Ophthalmoscopy (say "awf-thul-MAW-skuh-pee") is a test that lets your doctor see the inside of the back of your eye. To do this, your doctor uses a magnifying instrument called an ophthalmoscope (say "awf-THAL-muh-skohp") and a light source.
This test is done to look for eye problems and eye diseases. It also can be used to find other problems, such as head injuries or brain tumours.
This examination is usually done as part of a regular eye examination. Other eye tests that may be done include vision testing and testing for glaucoma.
Your doctor will shine a bright light into your eyes and examine them.
Before doing this, your doctor may use eyedrops to widen (dilate) your pupils. This makes it easier to see the back of the eye. Your doctor may also use eyedrops to numb the surface of your eyes. It takes about 15 to 20 minutes to fully dilate the pupils.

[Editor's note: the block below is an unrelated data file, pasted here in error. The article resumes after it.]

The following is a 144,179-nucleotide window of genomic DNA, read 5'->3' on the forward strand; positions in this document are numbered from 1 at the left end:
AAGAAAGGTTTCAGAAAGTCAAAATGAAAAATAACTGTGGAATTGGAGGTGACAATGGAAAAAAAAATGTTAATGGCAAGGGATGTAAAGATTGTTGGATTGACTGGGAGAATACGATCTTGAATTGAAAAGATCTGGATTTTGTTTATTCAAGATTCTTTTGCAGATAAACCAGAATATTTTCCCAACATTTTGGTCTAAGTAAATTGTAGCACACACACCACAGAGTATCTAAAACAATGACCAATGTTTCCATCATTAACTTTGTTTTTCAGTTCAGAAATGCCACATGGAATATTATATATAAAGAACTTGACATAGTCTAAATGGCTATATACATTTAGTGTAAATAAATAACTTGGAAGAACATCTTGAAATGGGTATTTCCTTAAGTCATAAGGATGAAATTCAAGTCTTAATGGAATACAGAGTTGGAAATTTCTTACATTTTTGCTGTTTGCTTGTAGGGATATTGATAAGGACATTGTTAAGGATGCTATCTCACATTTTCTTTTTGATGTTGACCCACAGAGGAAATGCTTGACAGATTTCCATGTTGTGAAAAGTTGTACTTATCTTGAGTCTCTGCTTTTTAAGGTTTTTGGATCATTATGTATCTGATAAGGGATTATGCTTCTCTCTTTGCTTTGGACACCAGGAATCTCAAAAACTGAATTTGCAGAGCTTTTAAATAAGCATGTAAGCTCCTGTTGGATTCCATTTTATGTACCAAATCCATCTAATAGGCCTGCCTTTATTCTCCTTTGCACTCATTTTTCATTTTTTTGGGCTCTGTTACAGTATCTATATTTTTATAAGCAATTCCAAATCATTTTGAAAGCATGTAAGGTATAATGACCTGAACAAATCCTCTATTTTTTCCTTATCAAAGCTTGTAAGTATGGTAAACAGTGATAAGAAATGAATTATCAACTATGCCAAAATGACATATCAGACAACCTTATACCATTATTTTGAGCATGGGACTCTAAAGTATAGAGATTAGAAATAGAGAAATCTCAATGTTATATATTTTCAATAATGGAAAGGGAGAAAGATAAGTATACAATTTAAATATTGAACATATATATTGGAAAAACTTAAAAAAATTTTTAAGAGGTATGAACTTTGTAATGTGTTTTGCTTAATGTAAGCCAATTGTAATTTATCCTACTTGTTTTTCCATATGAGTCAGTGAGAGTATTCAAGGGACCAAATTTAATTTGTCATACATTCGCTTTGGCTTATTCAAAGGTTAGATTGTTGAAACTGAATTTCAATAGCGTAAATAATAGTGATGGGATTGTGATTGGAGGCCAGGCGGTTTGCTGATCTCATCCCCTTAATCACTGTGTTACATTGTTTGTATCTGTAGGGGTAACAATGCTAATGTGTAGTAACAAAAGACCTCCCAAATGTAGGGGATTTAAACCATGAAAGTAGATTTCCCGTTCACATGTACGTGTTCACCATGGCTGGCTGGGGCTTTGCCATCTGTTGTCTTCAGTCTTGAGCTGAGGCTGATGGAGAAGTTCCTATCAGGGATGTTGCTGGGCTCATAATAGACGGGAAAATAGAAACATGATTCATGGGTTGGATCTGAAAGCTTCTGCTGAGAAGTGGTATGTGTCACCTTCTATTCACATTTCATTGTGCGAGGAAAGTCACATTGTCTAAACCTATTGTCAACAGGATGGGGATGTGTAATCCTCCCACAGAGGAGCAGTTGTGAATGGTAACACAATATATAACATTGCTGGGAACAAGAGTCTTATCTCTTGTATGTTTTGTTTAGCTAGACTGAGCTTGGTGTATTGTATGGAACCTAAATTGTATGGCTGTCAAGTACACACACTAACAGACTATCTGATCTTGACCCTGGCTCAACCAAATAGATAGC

The dilating eyedrops may make your eyes sting and cause a medicine taste in your mouth.
Tell your doctor if you or anyone in your family has glaucoma and if you are allergic to any type of eyedrops.
Watch closely for changes in your health, and be sure to contact your doctor or nurse call line if you have any problems.
Follow-up care is a key part of your treatment and safety. Be sure to make and go to all appointments, and call your doctor or nurse call line if you are having problems. It's also a good idea to keep a list of the medicines you take. Ask your doctor when you can expect to have your test results.
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Current as of: March 3, 2017
Adam Husney, MD - Family Medicine
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